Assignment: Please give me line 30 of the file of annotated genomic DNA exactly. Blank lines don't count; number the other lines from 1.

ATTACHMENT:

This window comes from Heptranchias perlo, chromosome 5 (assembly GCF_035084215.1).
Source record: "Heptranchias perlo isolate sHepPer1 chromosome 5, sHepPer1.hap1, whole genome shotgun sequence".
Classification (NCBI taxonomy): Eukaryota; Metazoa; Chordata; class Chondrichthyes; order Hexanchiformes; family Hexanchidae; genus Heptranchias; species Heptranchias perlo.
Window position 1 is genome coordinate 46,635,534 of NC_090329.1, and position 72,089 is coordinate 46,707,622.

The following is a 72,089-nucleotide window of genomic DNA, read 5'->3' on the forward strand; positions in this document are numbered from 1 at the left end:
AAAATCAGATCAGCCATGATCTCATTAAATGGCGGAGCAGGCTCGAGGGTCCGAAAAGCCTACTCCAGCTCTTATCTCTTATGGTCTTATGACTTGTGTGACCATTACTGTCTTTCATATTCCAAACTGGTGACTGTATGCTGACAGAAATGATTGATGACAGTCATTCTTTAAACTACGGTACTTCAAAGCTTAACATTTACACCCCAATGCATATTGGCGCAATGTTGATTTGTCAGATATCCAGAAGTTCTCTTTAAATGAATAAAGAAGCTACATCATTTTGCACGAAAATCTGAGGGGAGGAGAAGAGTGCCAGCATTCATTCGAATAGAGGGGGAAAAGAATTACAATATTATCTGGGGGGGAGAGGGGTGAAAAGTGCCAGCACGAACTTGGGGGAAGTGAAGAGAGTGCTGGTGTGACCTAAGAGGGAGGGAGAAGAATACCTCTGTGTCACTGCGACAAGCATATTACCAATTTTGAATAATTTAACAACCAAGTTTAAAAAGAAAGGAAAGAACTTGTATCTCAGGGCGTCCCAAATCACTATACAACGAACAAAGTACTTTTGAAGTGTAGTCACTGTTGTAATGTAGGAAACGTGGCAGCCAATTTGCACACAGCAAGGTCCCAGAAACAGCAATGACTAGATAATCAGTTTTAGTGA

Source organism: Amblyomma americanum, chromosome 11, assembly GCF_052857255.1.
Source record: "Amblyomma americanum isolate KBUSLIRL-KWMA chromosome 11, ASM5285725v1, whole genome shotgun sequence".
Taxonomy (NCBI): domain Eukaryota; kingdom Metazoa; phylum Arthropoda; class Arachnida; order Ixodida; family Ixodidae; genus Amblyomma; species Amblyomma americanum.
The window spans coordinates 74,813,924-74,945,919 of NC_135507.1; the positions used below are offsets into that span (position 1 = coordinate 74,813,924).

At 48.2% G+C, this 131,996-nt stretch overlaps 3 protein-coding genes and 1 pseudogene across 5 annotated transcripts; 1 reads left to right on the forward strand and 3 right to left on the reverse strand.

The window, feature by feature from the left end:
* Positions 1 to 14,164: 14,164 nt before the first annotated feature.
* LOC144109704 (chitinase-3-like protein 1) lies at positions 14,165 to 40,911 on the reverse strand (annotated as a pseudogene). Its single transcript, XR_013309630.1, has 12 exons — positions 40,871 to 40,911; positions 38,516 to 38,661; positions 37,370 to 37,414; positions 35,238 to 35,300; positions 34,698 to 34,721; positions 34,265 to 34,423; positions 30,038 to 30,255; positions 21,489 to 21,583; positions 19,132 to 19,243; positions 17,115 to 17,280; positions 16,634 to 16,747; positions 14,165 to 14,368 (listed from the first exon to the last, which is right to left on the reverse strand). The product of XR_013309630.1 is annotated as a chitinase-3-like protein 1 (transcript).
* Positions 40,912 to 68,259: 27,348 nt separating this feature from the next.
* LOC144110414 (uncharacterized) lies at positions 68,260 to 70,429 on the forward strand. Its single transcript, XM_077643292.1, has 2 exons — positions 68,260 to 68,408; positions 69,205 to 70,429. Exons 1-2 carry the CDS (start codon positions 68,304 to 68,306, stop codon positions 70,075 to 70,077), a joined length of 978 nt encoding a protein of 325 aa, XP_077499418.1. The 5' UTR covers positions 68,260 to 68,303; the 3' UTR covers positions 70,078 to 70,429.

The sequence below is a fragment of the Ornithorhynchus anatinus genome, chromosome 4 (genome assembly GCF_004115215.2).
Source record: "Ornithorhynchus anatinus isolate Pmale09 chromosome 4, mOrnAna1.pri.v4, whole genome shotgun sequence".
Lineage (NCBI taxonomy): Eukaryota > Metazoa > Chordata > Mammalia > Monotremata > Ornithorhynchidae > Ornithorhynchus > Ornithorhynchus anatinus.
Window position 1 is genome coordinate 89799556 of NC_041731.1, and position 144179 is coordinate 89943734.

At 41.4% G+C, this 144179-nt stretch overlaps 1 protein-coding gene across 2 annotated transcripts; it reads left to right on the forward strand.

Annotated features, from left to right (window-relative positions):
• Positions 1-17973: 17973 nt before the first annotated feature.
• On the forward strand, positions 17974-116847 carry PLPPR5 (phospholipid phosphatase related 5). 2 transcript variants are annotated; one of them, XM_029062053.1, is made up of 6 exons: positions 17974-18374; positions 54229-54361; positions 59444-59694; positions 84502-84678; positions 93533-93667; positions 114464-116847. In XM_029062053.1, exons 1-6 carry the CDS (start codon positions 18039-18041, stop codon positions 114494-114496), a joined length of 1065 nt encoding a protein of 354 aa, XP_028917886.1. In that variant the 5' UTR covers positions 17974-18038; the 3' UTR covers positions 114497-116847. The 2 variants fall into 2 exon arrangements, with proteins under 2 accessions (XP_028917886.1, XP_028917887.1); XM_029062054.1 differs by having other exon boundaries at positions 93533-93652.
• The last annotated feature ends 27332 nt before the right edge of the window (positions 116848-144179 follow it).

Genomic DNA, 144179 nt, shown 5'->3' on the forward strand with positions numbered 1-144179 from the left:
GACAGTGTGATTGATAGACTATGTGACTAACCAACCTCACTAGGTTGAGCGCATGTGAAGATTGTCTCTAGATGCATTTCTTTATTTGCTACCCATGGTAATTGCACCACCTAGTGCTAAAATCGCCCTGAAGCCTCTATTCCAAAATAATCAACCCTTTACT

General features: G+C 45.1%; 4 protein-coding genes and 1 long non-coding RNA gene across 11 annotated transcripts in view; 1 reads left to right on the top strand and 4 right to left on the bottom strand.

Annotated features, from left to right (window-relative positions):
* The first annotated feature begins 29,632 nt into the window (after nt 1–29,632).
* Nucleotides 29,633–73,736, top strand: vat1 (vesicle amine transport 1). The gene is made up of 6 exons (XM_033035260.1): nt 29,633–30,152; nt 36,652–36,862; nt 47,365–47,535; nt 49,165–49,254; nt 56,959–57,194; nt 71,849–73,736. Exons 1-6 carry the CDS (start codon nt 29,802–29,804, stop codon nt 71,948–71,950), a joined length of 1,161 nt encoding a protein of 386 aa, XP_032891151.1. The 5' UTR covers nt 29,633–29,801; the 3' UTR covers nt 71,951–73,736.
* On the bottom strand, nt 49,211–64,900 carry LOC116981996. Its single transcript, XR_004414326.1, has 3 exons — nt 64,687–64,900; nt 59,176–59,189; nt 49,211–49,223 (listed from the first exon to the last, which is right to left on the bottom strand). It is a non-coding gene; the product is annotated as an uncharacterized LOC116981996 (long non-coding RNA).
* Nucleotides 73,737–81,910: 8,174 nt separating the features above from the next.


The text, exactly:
* The first annotated feature begins 29,632 nt into the window (after nt 1–29,632).